Michelle Brownrigg’s calling has always been clear. While CEO of Active Healthy Kids Canada, she motivated children and adolescents to get moving with “Report Card on Physical Activity.”

What does receiving the Ronald G. Calhoun Science Ambassador award mean to you?

One of the things I’ve spent a fair chunk of my career doing is working in that space in between academic and non-academic institutions. I’ve never been a lead researcher myself, but I’ve always been interested in the application of research and better capturing what we can learn from communities to make change. Within the post-secondary environment, those two worlds are very separate and the ways people are recognized are very separate.

This award from Partners in Research suggests that there there’s a role for the connector—that person in between the academy and the community who facilitates research and strengthens programming to better utilize research. I also find it exciting that the there’s specific recognition given to public health in an environment that’s otherwise very STEM (science, technology, engineering and mathematics) based.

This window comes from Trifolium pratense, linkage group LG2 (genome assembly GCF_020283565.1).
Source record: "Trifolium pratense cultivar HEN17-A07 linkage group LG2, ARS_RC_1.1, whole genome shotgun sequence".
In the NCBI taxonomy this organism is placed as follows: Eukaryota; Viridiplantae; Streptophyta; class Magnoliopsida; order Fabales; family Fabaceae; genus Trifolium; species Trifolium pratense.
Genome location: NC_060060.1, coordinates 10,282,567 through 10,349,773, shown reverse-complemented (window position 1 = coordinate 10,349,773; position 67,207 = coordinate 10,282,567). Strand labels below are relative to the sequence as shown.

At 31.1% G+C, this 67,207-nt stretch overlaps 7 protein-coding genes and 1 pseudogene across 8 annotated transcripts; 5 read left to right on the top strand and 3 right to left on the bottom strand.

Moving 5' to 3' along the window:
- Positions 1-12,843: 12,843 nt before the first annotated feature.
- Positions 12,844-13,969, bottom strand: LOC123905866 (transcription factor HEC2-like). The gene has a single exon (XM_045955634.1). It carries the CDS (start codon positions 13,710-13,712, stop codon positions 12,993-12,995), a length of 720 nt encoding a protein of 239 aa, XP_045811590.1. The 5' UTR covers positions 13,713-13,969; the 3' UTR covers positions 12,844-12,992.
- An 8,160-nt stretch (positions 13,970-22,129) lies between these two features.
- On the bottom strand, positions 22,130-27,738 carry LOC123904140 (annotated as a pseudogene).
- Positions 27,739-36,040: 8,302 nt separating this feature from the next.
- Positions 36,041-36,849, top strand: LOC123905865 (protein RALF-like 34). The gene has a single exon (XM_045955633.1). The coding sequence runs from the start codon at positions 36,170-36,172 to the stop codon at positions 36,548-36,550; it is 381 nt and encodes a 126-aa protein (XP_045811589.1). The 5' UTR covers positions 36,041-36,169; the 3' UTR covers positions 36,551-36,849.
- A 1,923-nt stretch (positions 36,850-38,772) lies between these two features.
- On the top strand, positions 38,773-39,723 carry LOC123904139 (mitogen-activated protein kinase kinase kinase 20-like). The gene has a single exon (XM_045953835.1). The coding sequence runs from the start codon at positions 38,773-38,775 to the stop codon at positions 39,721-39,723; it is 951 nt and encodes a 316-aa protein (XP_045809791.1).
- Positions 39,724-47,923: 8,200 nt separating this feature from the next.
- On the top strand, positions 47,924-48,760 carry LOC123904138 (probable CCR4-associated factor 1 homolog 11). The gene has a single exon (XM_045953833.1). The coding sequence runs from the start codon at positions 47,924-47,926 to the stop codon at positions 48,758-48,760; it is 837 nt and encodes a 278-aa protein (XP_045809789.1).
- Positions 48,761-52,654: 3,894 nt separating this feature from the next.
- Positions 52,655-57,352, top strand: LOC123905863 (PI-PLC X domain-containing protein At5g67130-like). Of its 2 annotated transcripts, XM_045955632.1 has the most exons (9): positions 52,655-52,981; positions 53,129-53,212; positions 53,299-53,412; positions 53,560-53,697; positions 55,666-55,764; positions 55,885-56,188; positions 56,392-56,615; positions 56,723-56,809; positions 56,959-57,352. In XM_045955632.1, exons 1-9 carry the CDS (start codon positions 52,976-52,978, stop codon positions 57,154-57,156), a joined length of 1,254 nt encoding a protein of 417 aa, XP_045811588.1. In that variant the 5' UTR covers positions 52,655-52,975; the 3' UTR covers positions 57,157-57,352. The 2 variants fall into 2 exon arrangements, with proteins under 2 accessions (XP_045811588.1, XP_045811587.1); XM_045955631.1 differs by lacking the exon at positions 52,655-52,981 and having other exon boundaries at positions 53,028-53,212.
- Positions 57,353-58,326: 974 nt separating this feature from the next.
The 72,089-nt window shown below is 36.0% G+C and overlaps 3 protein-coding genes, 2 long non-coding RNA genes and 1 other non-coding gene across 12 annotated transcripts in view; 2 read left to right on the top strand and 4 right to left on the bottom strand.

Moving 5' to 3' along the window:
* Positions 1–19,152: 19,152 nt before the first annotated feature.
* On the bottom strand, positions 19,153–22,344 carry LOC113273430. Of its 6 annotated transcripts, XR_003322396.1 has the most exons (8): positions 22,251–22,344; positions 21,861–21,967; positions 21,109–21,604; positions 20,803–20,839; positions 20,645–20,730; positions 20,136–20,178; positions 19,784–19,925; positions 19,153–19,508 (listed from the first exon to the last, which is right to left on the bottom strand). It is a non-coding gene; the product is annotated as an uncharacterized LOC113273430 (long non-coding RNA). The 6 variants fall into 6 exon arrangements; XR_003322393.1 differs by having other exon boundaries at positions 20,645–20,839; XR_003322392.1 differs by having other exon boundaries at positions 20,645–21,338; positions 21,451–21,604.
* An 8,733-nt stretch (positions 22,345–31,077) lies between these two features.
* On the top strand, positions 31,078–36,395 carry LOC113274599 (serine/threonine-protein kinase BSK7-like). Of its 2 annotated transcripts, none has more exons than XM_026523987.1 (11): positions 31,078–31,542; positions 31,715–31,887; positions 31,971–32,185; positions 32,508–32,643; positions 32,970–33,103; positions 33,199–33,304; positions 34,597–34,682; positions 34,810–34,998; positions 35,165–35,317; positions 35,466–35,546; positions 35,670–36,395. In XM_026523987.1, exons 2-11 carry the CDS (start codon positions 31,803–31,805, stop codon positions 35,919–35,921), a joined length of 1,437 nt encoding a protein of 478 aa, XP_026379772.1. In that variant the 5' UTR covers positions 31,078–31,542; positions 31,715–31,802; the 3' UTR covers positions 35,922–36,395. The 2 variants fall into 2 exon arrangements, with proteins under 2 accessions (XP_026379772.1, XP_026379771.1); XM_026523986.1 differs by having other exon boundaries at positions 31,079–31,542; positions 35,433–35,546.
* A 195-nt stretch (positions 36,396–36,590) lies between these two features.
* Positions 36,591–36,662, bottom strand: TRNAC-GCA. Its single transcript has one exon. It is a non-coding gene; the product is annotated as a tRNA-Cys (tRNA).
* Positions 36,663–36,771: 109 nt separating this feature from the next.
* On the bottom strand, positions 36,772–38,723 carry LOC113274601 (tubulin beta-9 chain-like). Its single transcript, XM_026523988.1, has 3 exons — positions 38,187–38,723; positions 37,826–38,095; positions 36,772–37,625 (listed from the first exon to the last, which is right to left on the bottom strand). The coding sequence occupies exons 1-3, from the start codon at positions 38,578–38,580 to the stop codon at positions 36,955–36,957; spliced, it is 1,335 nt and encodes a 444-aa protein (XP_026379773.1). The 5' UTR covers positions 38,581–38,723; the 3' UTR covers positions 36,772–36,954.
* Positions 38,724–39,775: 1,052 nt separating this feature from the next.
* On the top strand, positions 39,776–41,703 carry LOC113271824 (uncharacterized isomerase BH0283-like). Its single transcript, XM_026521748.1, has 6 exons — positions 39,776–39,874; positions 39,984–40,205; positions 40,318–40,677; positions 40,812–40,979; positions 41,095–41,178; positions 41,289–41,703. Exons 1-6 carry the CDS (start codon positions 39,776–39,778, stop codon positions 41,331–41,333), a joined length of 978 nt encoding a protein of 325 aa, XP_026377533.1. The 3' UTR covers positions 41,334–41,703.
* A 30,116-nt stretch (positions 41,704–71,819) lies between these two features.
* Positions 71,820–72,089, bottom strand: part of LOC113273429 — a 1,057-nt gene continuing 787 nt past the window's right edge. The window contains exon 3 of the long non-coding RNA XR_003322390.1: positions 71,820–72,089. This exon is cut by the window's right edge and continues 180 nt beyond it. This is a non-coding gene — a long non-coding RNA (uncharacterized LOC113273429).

Can you talk to me about your approach to wellness programming and what you find to be the cornerstone of its success?

I have a fundamental deep belief that meaningful work is grounded in partnership, because we accomplish more when we bring people together around a particular issue. My most meaningful experiences have involved working with partners to take a comprehensive look at something from different lenses of experience or expertise. When that’s done, you always get a better result.

In part, this award recognizes a national and international  Report Cardthat was initiated to support increasing physical activity for children and youth—something no one was talking about when we began. Numerous partners in research, public health, programming and community took data that was just sitting in peer review journals and shaped it into a compelling public and media advocacy strategy to drive action. To make a real impact, you have to form partnerships with others to leverage your different strengths.

Which key initiatives, either at the Faculty of Kinesiology and Physical Education or at Hart House, are you especially proud of?

MoveU was exciting because we know that by the time people come into the university, particularly young women, they’ve already started deactivating. In fact, physical activity levels begun to decline after the age of ten, especially among girls and young women. So, how do you use the environment of the University to motivate, particularly when students pay ancillary fees for physical fitness activities and spaces, but don’t utilize them? How do we get people reengaged with the idea of being active?

MoveU relied on the strength and talents of different types of professionals, but most importantly, it relied on productive conversations with students about what it meant to them to be happy, healthy, and well. That’s very exciting, because it’s driven by student input and helped inject health and wellness into the culture across all three campuses.